Firm rental of $ 200,000 of pianos victims of fraud behind the loss of OSB panels


(Bloomberg) – A potential $ 40 million fraud that threatens to wipe out some of OSB Group Plc’s profits relates to a client with a niche line of business: piano rental.

The UK lender has filed for administration of Duet Capital (Holdings) Ltd., a form of UK bankruptcy, and contacted the Financial Conduct Authority about the alleged fraud, according to a company file and people familiar with the matter. The company rents pianos from some of the UK’s most exclusive boarding schools and has recently expanded into Croatian real estate investing, according to company records.

OSB shares fell after the bank warned earlier this month that potential wrongdoing related to an unidentified third party could result in a credit loss of up to £ 29million, which equates to around 12 % of its estimated profit for 2020. The exact nature of the alleged fraud and the identity of the alleged perpetrators is unclear.

A spokeswoman for the OSB in Chatham, Kent, declined to comment. An FCA spokeswoman also did not comment. Duet did not respond to multiple requests for comment.

OSB Group is one of the so-called “challenger” banks, which were created to confront UK lenders following the financial crisis. While regulators have praised the increased competition, they have also faced problems. In 2019, Metro Bank Plc was found to have misclassified the risk weights for a large number of its loans. The Bank of England has warned that fast-growing lenders may underestimate the risks to their business models in a downturn.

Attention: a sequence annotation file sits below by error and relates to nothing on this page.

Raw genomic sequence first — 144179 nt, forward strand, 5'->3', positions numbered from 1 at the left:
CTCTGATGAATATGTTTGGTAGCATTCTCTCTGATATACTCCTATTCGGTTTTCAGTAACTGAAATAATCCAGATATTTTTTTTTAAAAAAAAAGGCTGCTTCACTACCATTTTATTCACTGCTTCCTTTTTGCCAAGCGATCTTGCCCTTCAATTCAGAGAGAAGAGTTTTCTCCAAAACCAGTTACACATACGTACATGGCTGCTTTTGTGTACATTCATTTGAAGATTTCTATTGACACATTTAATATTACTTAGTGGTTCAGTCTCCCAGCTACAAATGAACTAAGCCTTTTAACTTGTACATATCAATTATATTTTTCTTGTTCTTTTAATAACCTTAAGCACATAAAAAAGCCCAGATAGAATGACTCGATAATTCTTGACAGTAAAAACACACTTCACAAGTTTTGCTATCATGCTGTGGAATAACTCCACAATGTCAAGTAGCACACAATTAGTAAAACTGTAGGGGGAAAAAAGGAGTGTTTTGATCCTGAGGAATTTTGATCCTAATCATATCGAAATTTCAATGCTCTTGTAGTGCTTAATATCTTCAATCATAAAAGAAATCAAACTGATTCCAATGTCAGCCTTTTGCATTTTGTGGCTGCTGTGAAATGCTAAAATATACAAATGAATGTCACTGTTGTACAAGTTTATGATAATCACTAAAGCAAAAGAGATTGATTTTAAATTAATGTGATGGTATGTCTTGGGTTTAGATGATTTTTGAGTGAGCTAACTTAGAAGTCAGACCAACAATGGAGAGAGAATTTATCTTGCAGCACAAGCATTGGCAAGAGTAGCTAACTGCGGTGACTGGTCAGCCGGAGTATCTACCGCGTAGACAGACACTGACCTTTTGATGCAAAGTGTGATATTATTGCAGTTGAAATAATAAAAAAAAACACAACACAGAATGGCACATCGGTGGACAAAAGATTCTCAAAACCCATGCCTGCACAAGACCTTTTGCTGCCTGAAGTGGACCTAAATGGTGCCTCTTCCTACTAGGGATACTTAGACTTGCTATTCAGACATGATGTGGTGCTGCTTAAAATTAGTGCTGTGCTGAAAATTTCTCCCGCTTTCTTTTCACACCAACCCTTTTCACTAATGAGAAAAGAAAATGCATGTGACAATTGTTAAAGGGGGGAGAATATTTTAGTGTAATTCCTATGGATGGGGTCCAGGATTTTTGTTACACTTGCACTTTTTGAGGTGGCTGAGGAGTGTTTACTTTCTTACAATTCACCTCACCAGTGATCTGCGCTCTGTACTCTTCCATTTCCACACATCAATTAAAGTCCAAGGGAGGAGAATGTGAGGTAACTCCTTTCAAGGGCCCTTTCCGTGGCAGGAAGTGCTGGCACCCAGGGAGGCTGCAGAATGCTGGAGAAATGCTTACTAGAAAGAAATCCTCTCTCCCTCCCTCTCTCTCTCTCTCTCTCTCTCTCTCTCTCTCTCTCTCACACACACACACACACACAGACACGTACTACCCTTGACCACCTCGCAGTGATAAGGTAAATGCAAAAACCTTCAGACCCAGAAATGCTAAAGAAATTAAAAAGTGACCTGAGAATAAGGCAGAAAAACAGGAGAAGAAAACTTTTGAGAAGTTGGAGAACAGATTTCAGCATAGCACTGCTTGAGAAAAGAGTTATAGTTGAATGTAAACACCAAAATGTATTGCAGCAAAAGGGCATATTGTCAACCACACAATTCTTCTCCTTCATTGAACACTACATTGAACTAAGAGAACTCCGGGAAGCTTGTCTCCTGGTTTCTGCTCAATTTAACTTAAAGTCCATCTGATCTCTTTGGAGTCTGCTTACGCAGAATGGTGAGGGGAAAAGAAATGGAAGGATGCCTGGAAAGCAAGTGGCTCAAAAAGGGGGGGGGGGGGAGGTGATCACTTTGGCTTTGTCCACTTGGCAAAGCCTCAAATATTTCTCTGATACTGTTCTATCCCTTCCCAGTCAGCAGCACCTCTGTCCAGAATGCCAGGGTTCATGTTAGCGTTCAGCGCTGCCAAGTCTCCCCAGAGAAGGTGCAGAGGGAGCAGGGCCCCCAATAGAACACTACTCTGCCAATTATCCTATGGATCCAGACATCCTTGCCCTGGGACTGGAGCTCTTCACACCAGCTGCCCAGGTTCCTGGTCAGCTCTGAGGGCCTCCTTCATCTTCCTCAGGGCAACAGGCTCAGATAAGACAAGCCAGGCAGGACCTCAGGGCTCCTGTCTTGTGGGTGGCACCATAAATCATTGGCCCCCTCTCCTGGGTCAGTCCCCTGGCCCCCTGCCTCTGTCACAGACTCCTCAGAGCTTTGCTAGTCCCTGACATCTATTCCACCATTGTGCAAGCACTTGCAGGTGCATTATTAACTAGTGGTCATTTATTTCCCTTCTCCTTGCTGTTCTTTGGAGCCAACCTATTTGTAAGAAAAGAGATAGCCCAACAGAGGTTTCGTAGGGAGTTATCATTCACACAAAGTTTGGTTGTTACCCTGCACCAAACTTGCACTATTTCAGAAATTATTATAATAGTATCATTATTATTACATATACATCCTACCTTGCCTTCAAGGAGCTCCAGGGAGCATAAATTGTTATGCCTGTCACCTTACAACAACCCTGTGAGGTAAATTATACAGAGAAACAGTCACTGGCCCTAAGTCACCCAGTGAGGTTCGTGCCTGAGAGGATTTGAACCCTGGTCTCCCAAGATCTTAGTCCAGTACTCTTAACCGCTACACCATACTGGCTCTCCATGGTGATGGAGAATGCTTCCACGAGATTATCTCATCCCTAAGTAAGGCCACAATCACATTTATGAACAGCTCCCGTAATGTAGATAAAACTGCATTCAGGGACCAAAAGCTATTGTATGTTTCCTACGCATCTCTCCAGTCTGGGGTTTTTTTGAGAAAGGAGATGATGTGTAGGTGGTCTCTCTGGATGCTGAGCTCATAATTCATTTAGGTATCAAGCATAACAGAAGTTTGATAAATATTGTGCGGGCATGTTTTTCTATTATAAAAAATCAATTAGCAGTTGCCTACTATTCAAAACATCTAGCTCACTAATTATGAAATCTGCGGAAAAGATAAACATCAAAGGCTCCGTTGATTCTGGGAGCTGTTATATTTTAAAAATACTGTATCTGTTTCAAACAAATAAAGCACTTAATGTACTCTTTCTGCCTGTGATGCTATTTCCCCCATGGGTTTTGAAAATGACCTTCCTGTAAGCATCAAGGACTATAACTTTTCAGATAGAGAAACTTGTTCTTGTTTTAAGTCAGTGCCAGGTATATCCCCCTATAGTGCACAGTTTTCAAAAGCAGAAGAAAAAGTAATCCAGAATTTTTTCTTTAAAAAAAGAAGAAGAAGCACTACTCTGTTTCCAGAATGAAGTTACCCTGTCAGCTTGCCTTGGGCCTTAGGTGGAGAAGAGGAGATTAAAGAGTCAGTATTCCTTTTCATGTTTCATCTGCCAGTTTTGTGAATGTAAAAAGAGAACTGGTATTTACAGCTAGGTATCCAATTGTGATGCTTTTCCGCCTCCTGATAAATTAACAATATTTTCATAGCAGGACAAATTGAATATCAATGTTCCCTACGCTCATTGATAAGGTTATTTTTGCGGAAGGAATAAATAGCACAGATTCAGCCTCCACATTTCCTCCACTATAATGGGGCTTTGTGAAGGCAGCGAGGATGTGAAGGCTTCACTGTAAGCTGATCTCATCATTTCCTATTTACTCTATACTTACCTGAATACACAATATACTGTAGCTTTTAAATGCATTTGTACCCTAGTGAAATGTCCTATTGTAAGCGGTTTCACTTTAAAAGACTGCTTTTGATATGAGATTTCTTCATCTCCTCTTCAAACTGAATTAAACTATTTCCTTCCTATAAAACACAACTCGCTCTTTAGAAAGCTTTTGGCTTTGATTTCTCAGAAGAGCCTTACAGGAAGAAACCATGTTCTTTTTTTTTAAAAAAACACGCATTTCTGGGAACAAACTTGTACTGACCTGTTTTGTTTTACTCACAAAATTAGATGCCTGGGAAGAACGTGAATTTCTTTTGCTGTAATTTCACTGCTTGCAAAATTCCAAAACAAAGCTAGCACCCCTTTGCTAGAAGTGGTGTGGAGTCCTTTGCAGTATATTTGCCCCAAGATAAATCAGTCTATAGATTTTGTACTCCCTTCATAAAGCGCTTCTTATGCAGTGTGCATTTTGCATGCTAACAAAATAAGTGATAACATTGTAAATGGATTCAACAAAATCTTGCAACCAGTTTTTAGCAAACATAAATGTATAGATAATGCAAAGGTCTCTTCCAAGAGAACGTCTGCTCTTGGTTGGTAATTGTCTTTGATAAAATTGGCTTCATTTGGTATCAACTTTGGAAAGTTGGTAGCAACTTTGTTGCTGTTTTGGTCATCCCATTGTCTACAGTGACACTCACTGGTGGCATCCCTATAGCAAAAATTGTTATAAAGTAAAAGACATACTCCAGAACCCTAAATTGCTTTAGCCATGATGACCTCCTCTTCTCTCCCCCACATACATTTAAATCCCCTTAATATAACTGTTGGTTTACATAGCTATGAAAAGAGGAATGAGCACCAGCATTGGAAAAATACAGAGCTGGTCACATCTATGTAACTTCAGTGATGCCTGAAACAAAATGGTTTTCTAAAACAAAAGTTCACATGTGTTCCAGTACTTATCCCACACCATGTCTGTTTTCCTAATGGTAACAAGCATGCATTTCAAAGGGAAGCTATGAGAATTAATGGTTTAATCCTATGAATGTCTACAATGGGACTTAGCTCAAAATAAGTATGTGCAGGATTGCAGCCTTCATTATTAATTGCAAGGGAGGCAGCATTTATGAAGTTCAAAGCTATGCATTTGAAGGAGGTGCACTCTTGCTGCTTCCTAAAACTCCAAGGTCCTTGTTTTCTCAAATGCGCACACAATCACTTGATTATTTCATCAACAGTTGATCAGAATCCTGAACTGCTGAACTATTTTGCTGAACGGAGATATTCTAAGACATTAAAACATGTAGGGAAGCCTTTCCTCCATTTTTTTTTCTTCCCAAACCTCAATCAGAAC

The bank, headed by Managing Director Andy Golding, specializes in commercial mortgages and business loans. The BSF said on March 17 that it had “very recently” become aware of the alleged fraud, which relates to a line of financing secured against “lease receivables and the underlying durable assets”. The bank postponed the release of its annual results to April 8 and appointed the accounting firm Smith & Williamson LLP as a director of Duet.

“Our primary goal as joint directors is to seek the best possible outcome for the creditors of the company, including employees at its offices in Ashford, Kent,” Smith & Williamson said in a statement. “The company will continue to trade as we reflect on how best to achieve this goal. We are considering all options, including selling the business.

OSB began loaning to Duet in 2015, according to the documents filed. Some of the leasing arrangements were supported by loans from Close Brothers Group Plc, a London-based investment bank. Andy Donald, an external spokesperson for Close Brothers, declined to comment.

The duo is growing

Duet has rented pianos and other instruments from schools including Harrow, which counts Winston Churchill among its alumni, while the Royal Conservatory of Scotland is also a client, according to company documents. The company, whose pianos are worth up to $ 227,100 each according to its website, has also worked with piano maker Steinway & Sons in the United States and discussed with advisers an initial public offering on the Alternative Investment. London Market, according to accounts. It has no connection with a London-based investment firm of the same name.

JC Flowers & Co., the finance company founded by Wall Street magnate J. Christopher Flowers, established OSB in 2011 after rescuing the former Kent Reliance Building Society. The company joined a wave of new UK lenders that emerged after the financial crisis to prey on the country’s major banks.

Analysts said OSB was likely to overcome the alleged fraud, but also warned it could highlight broader concerns.

“The direct impact appears relatively small,” analysts at Barclays Plc said, although “this may raise a number of indirect questions” related to the bank’s risk management.

© 2021 Bloomberg LP

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